At Christmas time, my daughter and her family were travelling home for the holidays. As they boarded their flight in Charlotte, it was overcast and dreary. My daughter was sitting next to my five-year-old granddaughter, Maggie. As the flight took off and began ascending, they finally broke through the cloud cover to a bright and sunny sky. Maggie immediately turned to her mother and asked, “Is this heaven?” Several passengers heard her and got a chuckle.
Oh, the wonder of a five-year-old. While she might not understand heaven, she knows it must be bright and beautiful. But more than that, what she really doesn’t comprehend is that the sun is always shining. Sometimes gray clouds may block our view, but the sun is always shining.
The same goes for our lives. We have the ability to be the sun on someone’s gloomy day: a smile, a word of encouragement, eye contact or a light touch, just taking the time to think of someone other than ourselves. It seems like such a small thing, but so difficult to do at times.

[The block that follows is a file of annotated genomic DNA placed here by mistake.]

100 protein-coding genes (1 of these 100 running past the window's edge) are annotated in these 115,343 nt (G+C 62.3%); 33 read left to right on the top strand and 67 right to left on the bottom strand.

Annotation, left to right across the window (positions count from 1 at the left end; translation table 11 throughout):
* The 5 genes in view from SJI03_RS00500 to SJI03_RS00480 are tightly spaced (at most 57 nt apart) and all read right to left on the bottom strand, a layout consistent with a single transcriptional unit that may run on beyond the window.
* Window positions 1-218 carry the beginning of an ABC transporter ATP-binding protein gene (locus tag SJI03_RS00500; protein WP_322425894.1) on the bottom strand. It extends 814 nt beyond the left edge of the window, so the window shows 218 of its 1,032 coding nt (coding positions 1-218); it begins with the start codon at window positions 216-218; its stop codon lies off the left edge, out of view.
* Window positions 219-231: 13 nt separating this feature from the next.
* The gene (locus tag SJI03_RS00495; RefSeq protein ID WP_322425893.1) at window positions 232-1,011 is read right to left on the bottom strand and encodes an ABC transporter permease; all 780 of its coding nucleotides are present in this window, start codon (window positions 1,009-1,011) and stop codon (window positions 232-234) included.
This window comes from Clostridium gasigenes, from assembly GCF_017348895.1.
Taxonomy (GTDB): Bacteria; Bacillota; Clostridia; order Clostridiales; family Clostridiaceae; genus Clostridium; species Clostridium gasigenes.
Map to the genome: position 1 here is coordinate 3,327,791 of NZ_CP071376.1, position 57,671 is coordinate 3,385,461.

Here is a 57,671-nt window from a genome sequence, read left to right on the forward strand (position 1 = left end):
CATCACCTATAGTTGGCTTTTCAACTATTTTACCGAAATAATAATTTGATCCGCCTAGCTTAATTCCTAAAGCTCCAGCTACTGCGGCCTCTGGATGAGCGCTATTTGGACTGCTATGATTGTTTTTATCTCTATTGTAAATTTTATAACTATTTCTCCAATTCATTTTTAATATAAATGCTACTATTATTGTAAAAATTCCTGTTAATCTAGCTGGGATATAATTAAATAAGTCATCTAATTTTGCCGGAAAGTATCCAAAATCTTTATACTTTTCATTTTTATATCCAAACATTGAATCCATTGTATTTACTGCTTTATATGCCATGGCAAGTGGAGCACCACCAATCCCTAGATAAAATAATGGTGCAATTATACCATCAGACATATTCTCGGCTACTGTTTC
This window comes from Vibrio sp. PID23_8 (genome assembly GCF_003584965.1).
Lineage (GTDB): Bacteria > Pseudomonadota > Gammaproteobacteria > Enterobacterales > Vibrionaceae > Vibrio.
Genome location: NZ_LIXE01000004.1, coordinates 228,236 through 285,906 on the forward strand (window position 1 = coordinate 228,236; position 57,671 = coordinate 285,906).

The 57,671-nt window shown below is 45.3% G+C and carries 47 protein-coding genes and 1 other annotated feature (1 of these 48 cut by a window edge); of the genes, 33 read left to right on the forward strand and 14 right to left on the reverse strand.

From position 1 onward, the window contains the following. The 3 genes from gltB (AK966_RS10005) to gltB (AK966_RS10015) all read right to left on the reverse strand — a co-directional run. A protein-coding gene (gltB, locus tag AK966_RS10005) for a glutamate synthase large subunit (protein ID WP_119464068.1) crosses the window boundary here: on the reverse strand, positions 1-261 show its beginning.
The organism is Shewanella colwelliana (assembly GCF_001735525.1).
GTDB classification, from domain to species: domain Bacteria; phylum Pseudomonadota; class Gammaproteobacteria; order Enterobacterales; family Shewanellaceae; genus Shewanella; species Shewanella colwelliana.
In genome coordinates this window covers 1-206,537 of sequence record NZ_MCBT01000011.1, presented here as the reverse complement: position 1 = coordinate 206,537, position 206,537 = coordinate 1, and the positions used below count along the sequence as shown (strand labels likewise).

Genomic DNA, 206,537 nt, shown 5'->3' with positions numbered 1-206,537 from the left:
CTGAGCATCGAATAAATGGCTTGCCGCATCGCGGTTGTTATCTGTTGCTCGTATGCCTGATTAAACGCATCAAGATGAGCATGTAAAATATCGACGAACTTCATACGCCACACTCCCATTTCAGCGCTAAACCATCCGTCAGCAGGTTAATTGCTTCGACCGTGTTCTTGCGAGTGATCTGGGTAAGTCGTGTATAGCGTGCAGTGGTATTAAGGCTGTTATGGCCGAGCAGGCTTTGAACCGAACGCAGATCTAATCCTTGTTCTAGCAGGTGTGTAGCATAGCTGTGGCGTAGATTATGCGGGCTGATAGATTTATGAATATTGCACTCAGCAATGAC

“Our deepest fear is not that we are inadequate. Our deepest fear is that we are powerful beyond measure. It is our light, not our darkness that most frightens us. We ask ourselves, Who am I to be brilliant, gorgeous, talented, fabulous? Actually, who are you not to be? You are a child of God. Your playing small does not serve the world. There is nothing enlightened about shrinking so that other people won’t feel insecure around you. We are all meant to shine, as children do. We were born to make manifest the glory of God that is within us. It’s not just in some of us; it’s in everyone. And as we let our own light shine, we unconsciously give other people permission to do the same. As we are liberated from our own fear, our presence automatically liberates others.” – Marianne Williamson